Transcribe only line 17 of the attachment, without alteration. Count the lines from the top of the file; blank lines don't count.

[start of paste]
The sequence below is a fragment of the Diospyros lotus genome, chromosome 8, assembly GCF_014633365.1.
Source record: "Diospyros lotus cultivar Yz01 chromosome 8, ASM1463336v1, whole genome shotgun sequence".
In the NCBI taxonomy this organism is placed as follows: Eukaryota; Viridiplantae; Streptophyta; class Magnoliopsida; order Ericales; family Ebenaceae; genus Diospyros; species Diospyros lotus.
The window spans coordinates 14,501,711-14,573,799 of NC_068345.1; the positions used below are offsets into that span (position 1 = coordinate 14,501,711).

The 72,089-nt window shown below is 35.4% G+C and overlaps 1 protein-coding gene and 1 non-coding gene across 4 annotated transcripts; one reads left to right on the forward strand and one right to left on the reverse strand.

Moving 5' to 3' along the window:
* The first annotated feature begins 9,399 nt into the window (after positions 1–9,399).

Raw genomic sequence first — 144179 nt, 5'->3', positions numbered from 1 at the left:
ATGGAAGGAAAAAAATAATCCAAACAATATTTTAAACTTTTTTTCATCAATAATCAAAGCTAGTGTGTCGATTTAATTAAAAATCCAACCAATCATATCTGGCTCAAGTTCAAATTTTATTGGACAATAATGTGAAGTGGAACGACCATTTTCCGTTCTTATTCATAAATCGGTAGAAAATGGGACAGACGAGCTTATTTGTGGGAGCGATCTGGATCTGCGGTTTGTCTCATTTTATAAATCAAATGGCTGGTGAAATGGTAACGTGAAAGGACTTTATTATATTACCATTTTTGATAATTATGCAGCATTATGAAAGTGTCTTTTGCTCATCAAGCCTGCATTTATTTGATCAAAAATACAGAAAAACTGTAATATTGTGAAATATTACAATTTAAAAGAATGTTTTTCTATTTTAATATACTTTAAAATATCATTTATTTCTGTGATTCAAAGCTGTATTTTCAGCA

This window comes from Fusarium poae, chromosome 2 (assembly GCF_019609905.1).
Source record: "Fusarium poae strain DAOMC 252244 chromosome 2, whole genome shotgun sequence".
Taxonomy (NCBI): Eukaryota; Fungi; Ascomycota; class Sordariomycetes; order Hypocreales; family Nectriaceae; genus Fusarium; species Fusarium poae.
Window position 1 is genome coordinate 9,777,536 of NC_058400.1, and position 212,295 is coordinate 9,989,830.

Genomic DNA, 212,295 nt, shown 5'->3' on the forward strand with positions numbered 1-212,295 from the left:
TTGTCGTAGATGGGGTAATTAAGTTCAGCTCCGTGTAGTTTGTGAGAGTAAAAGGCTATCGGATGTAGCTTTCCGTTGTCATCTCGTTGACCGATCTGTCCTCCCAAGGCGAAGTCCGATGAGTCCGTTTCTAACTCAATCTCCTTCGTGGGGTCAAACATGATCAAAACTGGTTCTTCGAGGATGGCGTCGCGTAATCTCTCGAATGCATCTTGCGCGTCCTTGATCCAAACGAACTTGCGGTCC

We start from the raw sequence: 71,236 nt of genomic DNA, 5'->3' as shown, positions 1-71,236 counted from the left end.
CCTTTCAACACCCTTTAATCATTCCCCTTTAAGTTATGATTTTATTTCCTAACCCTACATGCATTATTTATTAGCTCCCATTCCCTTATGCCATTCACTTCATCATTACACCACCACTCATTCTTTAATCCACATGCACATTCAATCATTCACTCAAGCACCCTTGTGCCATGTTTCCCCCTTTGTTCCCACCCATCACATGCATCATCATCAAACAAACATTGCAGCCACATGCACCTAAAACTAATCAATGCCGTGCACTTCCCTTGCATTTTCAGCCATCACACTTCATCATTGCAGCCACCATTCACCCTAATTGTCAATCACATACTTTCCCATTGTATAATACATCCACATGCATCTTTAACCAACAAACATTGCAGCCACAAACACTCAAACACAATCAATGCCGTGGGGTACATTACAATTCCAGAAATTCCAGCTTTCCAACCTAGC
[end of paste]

CCTTTCAACACCCTTTAATCATTCCCCTTTAAGTTATGATTTTATTTCCTAACCCTACATGCATTATTTATTAGCTCCCATTCCCTTATGCCATTCACTTCATCATTACACCACCACTCATTCTTTAATCCACATGCACATTCAATCATTCACTCAAGCACCCTTGTGCCATGTTTCCCCCTTTGTTCCCACCCATCACATGCATCATCATCAAACAAACATTGCAGCCACATGCACCTAAAACTAATCAATGCCGTGCACTTCCCTTGCATTTTCAGCCATCACACTTCATCATTGCAGCCACCATTCACCCTAATTGTCAATCACATACTTTCCCATTGTATAATACATCCACATGCATCTTTAACCAACAAACATTGCAGCCACAAACACTCAAACACAATCAATGCCGTGGGGTACATTACAATTCCAGAAATTCCAGCTTTCCAACCTAGC